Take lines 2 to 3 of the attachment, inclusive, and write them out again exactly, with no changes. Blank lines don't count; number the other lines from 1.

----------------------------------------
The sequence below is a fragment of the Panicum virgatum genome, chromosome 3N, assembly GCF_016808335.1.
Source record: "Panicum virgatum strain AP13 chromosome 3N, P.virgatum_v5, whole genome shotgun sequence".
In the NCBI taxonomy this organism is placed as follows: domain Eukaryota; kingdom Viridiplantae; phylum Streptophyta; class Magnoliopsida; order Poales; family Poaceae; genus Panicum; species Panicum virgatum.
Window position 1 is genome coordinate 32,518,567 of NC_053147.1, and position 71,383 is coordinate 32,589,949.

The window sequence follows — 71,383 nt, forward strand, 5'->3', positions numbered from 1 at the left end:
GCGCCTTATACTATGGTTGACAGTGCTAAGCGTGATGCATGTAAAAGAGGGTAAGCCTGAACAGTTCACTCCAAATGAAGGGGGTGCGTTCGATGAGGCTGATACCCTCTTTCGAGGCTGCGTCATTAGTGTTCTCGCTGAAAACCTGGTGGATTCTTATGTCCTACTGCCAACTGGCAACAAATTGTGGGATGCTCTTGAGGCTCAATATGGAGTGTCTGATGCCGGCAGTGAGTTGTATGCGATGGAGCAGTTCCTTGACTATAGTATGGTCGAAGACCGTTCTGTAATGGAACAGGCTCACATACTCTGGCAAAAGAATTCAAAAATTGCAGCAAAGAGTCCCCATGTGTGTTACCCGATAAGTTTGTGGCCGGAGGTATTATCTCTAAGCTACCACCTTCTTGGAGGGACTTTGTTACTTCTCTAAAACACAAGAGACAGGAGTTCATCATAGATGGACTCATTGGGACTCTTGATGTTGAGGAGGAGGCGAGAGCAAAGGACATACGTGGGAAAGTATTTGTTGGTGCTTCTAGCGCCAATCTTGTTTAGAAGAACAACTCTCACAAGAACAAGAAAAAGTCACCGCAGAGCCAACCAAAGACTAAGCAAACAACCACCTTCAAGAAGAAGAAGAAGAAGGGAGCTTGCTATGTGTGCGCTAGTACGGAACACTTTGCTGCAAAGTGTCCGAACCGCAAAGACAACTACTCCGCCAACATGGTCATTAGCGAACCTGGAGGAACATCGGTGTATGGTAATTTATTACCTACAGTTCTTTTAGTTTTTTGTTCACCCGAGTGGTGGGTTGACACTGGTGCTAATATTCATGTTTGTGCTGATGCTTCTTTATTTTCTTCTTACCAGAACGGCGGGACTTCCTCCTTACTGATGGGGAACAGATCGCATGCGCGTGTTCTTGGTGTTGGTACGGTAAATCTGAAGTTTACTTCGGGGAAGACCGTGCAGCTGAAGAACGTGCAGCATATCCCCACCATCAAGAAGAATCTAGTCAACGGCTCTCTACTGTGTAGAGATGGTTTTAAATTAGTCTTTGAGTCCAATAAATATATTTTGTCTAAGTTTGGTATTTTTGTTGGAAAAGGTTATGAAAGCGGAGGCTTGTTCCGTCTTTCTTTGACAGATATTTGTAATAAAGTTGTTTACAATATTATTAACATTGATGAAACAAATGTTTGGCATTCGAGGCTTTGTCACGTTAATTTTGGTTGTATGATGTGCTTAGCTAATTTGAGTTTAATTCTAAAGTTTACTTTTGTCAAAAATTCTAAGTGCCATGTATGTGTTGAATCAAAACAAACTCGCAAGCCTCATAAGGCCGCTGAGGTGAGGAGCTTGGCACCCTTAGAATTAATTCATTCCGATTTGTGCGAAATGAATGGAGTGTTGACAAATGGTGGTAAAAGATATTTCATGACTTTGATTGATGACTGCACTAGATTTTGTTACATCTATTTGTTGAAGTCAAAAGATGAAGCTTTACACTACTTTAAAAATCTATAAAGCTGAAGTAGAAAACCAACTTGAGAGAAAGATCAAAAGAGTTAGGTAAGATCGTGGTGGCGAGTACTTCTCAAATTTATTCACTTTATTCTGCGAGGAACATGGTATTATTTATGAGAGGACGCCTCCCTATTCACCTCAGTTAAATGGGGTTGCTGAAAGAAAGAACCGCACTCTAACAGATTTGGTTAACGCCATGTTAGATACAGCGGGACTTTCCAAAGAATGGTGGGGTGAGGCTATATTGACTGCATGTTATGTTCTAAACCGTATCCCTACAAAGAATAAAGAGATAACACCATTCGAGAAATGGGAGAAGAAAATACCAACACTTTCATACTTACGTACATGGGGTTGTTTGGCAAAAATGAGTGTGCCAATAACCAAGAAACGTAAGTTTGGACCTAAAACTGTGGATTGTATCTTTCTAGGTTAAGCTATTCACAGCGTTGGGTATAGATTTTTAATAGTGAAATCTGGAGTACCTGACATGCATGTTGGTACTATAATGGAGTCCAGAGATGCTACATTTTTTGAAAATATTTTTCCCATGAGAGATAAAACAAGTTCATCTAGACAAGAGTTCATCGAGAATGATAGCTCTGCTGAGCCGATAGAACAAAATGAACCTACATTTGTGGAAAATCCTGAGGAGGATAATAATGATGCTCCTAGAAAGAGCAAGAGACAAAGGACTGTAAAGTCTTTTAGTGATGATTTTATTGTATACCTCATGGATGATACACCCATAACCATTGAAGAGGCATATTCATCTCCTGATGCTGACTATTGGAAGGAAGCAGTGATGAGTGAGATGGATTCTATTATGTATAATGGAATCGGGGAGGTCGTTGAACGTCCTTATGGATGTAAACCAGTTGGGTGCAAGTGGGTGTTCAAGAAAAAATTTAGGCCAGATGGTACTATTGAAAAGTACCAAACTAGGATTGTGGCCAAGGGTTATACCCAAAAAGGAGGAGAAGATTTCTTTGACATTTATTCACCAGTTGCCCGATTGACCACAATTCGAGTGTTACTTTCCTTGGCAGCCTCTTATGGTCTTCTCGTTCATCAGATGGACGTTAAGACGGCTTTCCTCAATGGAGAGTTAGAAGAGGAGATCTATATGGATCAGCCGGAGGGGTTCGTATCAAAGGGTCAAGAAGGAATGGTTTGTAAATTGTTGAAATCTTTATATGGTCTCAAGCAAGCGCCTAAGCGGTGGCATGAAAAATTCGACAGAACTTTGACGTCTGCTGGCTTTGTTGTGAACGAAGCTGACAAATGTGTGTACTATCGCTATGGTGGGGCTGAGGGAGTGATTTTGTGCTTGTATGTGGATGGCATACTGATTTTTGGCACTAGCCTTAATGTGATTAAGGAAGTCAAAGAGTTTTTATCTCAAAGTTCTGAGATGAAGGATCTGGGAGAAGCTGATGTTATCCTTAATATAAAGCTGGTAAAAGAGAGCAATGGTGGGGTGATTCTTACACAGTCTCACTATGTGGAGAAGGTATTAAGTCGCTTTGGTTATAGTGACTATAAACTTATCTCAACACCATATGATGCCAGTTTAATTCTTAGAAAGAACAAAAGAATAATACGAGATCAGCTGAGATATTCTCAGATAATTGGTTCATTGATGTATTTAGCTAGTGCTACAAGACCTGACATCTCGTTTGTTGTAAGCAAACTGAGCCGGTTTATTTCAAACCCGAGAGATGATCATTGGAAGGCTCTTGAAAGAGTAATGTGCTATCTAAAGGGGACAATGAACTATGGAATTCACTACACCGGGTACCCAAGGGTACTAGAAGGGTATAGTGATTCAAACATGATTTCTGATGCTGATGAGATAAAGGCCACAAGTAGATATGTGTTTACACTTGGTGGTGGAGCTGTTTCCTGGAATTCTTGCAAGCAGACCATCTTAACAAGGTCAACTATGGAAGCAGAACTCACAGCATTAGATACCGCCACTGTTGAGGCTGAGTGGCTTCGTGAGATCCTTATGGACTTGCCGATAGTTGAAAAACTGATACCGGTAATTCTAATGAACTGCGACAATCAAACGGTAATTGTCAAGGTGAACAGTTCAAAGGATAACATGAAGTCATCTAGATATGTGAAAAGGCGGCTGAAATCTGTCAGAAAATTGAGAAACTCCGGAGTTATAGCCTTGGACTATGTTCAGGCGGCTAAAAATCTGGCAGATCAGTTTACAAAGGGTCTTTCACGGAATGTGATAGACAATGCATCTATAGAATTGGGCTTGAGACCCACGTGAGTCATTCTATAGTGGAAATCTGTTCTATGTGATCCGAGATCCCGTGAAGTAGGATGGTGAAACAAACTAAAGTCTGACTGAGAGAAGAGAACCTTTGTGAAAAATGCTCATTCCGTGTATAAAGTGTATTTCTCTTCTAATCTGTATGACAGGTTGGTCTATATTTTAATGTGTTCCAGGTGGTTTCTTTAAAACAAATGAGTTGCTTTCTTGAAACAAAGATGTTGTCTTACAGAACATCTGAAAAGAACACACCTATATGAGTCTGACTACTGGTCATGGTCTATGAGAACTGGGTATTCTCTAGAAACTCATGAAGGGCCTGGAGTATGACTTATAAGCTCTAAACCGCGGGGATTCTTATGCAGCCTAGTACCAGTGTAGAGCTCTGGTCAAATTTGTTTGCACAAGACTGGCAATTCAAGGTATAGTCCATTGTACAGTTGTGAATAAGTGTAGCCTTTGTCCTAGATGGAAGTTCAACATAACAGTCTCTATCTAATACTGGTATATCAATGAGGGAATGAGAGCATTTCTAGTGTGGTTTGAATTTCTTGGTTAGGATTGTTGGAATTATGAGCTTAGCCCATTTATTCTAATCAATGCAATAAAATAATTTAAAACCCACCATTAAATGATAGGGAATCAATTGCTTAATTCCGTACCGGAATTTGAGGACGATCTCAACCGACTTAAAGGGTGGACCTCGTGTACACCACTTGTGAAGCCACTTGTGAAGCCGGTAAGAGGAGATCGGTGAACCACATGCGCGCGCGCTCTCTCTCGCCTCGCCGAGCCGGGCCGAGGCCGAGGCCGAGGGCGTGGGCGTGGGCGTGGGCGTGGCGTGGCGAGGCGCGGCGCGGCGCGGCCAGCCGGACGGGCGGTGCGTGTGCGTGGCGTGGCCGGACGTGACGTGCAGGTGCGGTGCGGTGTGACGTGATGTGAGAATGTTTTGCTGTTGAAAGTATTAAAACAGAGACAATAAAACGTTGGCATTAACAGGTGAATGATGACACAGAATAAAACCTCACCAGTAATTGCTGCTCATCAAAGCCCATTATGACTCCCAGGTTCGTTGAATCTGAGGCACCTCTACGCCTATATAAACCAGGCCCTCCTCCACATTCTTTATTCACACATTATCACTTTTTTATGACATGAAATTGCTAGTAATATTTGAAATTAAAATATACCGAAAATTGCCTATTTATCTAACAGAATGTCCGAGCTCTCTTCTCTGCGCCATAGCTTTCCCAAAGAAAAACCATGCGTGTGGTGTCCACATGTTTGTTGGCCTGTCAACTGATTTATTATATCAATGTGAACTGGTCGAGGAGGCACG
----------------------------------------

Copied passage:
Source record: "Panicum virgatum strain AP13 chromosome 3N, P.virgatum_v5, whole genome shotgun sequence".
In the NCBI taxonomy this organism is placed as follows: domain Eukaryota; kingdom Viridiplantae; phylum Streptophyta; class Magnoliopsida; order Poales; family Poaceae; genus Panicum; species Panicum virgatum.